"This is for busch gardens williamsburg spot titled bg w slash twenty-one slash census slash s in slash july fourth slash. Save up to forty percent slash fc slash tickets slash radio. It's a thirty second. Spot and the code is v. w. zero to one zero three nine are nothing ignites your sentences like the european features and will pass thrills of busch gardens williamsburg here the gravity defying drops and speed of our record breaking coasters. See the world's most beautiful theme park as you stroll through elegantly theme villages and treat all your senses to the live concerts nightly fireworks in costa in the dark at some nights. June twenty fifth to july twenty nine. Save up to forty percents on tickets. Some fun cards. Hurry offer ensued restrictions apply. Hi sweet chance. When missile to percussive you said a buggy package religion. They putting our way we wouldn't. I would stay safe that hamper okay. So alarmed clock wasn't mean burnett. Could young ga actually review to ben indie rock bottom bamborough. The pd biden llc nine all standing by more wti poodle. So ami is my life. Is monday movement dylan deal and i could be doing lagoon. As well lunatic edgy. Simple beat to review so collini depot thing we decree and according xuetong. I walk got montgomery bus busts up the bosnian mcleese Do from quantified is from slang. Oh and so it on the news. What i'm guessing yankee knock with talk a leader and what Soga polarity got guar della. Dig up from plo said gigi. So data bill de tuned to some of great music video in militia upper gross to the yes hands might hand hand in mind the nine to google from civilians that by he. So we'll do a google. Doc was powell powell you lou. Beurey mind to which i'm simple nucleus still should switch and did so his money will get your and bumba lagging and bison kit mitchell. Many we do clinton and dole been empowering. Remain willie swann instrument. And you got to go so didn't living utah Utah debbie been mentor. Money ben be down gun. I said i couldn't do. as good. a supreme room. With colors joe this is for busch gardens williamsburg spot titled bg w slash twenty one slash census slash s in slash july fourth slash. Save up to forty percent slash fc slash tickets slash radio. It's a thirty second spot in the code is vp w. zero to one zero. Three nine are nothing. Nice show sense. Is like the european features and will cost thrills of busch gardens. Williamsburg here the gravity-defying trump's and speed of record-breaking coasters see the world's must beatable theme park as you stroll through our energy theme villages and treat all your senses to live concerts nightly fireworks coasters in the dark eyed summer nights. June twenty fifth to july twenty nine. Save up to forty percents on tickets and fun card surrey. Offer ends soon restrictions. Apply suit up activity reduce lulu which You the doppler laghi mahara. Okay we looked by breaking up as you see you up bombers by emily shchukin uvira an image of what mind you could as you see. We don't budge a veg. Budapest will show ballers oklahoma. Is it do it so we took. It is mel. Shoot someone away. But the tumbler. Giving him. bussey and cutini rancho sweater. Is you get what you guys went. Missing power of course end up putting chill about putting on net and personally able to mental play attitude like goosen lewis by the indie rock band. So did roy role for our report. Maybe a diplomatic quarter smoothly mingo. You're so we don't put glass salang up in that. We're i'm pretty new buckling to operating eliminating a family. Futsi mama social security Negativity got a someone up. He said much. As i kick you go warning chill. Chill whose name mccain will the water see bustles w w aged shouldered acute on. Wgn much talk. Chuck what are happy and this W w dot children so he's a my own some elephant okay. Smuggled muggy So i guess you took up laguna megastar would a three year so maybe us credible you uncle got up and i think it was pretty rules. Follow the maximum follows. Get some full aged gone soon. You're done by just out. Finally abed that senses snoring an automatically responds meet the ergo smart base from tempurpedic our first system that detects snoring than automatically adjusts by raising the bank. And now during the tempurpedic summer of sleep all tempurpedic mattresses are on sale with savings up to five hundred dollars on adjustable sets. Get your best sleep all night every night. Learn more at tempurpedic dot com be the candidate. Investment firms are looking to hire become a cfo charter holder. Stand out for having the skills to thrive in the competitive investment industry visit. Cfa institute dot org slash. Learn to find out more about the level one cfa exam.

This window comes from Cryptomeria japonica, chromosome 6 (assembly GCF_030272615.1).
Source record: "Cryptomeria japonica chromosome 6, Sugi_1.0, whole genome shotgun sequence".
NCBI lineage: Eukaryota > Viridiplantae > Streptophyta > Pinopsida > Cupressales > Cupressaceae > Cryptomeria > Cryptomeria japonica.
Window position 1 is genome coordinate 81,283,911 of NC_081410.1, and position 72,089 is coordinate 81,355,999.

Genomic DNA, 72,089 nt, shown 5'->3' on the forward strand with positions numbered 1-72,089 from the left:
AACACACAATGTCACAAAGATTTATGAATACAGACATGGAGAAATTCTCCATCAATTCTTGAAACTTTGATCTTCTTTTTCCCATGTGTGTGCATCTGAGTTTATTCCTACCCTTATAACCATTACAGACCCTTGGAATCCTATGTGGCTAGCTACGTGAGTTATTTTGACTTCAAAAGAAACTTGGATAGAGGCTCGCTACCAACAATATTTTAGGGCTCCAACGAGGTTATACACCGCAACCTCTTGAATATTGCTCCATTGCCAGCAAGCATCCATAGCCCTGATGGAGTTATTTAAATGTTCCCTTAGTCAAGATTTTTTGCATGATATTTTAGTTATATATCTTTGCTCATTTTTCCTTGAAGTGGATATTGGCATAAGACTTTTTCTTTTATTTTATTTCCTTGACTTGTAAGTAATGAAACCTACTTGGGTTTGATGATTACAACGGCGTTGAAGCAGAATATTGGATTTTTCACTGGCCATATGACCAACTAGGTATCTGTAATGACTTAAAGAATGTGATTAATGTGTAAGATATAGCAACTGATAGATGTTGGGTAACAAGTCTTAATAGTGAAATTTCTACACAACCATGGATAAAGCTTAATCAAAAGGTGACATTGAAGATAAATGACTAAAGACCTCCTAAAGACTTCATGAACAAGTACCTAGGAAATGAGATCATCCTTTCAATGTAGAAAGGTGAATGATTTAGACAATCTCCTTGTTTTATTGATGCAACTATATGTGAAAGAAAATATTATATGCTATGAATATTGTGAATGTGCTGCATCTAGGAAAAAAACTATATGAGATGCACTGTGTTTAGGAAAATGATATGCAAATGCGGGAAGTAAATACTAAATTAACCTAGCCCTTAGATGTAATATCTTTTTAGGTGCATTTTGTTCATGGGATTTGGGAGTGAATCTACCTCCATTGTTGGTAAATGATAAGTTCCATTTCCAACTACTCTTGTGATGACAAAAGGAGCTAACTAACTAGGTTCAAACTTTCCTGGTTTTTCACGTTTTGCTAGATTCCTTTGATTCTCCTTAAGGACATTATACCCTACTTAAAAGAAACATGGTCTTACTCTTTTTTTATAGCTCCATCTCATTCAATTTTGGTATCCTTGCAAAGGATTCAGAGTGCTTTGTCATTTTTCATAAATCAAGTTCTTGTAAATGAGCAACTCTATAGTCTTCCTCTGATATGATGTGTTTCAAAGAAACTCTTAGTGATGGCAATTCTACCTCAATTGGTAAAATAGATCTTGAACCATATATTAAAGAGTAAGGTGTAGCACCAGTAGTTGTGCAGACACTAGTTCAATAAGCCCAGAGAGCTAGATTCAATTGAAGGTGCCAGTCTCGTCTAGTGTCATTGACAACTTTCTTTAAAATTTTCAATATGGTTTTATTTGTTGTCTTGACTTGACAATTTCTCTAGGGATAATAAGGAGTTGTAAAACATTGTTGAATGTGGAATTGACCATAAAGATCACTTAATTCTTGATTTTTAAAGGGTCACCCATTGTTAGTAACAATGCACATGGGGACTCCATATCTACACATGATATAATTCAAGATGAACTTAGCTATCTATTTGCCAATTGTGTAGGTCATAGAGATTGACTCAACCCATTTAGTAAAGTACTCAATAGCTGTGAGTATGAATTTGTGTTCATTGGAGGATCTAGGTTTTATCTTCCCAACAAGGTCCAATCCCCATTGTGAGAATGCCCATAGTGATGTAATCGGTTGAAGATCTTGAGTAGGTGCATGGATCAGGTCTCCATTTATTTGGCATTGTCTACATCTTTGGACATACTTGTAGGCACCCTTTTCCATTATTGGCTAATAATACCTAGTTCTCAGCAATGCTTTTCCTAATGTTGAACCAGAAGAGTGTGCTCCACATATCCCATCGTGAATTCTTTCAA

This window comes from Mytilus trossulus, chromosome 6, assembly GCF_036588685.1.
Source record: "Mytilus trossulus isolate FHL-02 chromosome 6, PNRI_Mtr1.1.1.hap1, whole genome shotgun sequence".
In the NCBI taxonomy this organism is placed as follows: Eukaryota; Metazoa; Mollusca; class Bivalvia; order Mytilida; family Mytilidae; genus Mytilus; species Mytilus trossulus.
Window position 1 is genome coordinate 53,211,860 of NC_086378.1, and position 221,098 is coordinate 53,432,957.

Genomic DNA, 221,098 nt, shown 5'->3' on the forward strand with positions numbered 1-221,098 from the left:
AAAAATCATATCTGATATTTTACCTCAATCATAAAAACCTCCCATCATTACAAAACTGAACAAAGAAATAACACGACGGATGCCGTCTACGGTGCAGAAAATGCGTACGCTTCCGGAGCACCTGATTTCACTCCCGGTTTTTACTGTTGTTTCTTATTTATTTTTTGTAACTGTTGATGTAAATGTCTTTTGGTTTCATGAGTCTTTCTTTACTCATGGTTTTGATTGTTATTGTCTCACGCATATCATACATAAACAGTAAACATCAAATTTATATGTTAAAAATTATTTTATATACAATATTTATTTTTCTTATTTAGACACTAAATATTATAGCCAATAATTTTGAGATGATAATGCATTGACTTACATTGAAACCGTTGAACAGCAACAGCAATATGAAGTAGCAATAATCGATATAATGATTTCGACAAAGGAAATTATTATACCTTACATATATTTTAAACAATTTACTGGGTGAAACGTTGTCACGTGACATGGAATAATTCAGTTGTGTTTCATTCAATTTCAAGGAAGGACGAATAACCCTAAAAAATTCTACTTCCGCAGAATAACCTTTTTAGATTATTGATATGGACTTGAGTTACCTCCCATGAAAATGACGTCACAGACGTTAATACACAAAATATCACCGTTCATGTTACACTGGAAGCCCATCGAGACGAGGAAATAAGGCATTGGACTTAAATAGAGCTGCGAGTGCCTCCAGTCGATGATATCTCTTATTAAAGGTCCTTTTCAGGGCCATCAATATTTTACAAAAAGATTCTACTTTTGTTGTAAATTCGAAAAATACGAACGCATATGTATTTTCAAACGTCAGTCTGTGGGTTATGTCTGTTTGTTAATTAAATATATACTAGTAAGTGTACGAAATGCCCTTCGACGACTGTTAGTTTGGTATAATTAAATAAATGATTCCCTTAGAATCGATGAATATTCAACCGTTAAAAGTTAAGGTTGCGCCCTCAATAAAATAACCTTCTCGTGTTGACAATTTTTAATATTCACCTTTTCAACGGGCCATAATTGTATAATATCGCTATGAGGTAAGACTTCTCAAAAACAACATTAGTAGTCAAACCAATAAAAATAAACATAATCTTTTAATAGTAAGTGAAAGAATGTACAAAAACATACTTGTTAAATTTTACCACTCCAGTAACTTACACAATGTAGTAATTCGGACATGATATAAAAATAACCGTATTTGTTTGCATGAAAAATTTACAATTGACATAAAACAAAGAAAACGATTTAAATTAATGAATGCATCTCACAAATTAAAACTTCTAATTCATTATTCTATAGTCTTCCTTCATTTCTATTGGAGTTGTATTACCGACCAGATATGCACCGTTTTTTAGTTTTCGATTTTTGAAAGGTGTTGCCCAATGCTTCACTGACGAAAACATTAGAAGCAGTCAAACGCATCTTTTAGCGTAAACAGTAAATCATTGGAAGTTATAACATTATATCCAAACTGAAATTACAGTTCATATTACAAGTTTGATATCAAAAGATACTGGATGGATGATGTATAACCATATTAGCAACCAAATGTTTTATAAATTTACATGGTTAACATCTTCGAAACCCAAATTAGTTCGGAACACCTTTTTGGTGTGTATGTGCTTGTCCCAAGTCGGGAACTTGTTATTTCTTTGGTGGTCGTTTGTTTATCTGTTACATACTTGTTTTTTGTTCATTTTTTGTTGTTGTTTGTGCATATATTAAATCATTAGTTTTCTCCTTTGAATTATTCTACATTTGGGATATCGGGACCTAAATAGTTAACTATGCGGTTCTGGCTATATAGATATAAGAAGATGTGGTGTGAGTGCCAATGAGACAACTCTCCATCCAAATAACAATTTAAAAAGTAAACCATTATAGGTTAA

busch gardens williamsburg ben indie xuetong Soga guar della bill de powell powell willie swann williamsburg burnett ami emily shchukin google plo gigi costa cutini rancho dylan
Heartbreaking Realizations pt 1

Cafecito Break

22:01 min | 1 year ago

Heartbreaking Realizations pt 1